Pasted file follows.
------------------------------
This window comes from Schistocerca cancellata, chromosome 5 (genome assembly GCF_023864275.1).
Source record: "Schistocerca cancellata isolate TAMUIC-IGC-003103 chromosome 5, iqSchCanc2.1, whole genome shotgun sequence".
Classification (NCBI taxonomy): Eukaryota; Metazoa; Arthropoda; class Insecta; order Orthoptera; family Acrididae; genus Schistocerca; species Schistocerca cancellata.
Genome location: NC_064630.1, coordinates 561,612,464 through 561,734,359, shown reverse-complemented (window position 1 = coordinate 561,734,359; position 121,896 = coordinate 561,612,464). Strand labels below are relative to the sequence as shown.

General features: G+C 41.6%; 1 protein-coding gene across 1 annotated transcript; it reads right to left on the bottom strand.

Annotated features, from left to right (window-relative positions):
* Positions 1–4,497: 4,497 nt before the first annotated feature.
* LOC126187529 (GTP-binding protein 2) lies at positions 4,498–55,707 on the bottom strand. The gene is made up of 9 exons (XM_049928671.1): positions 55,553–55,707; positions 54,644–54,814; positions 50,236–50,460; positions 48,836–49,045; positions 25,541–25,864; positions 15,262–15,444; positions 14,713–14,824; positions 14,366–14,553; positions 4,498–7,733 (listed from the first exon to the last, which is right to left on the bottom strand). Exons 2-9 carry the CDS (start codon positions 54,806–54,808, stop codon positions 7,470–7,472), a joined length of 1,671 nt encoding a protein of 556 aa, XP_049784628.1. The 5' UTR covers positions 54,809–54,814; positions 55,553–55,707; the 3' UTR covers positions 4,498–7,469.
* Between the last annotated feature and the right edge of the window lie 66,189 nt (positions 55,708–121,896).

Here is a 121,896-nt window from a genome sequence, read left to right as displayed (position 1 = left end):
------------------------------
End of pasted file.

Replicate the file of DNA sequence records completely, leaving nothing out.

This window comes from Schistocerca cancellata, chromosome 5 (genome assembly GCF_023864275.1).
Source record: "Schistocerca cancellata isolate TAMUIC-IGC-003103 chromosome 5, iqSchCanc2.1, whole genome shotgun sequence".
Classification (NCBI taxonomy): Eukaryota; Metazoa; Arthropoda; class Insecta; order Orthoptera; family Acrididae; genus Schistocerca; species Schistocerca cancellata.
Genome location: NC_064630.1, coordinates 561,612,464 through 561,734,359, shown reverse-complemented (window position 1 = coordinate 561,734,359; position 121,896 = coordinate 561,612,464). Strand labels below are relative to the sequence as shown.

General features: G+C 41.6%; 1 protein-coding gene across 1 annotated transcript; it reads right to left on the bottom strand.

Annotated features, from left to right (window-relative positions):
* Positions 1–4,497: 4,497 nt before the first annotated feature.
* LOC126187529 (GTP-binding protein 2) lies at positions 4,498–55,707 on the bottom strand. The gene is made up of 9 exons (XM_049928671.1): positions 55,553–55,707; positions 54,644–54,814; positions 50,236–50,460; positions 48,836–49,045; positions 25,541–25,864; positions 15,262–15,444; positions 14,713–14,824; positions 14,366–14,553; positions 4,498–7,733 (listed from the first exon to the last, which is right to left on the bottom strand). Exons 2-9 carry the CDS (start codon positions 54,806–54,808, stop codon positions 7,470–7,472), a joined length of 1,671 nt encoding a protein of 556 aa, XP_049784628.1. The 5' UTR covers positions 54,809–54,814; positions 55,553–55,707; the 3' UTR covers positions 4,498–7,469.
* Between the last annotated feature and the right edge of the window lie 66,189 nt (positions 55,708–121,896).

Here is a 121,896-nt window from a genome sequence, read left to right as displayed (position 1 = left end):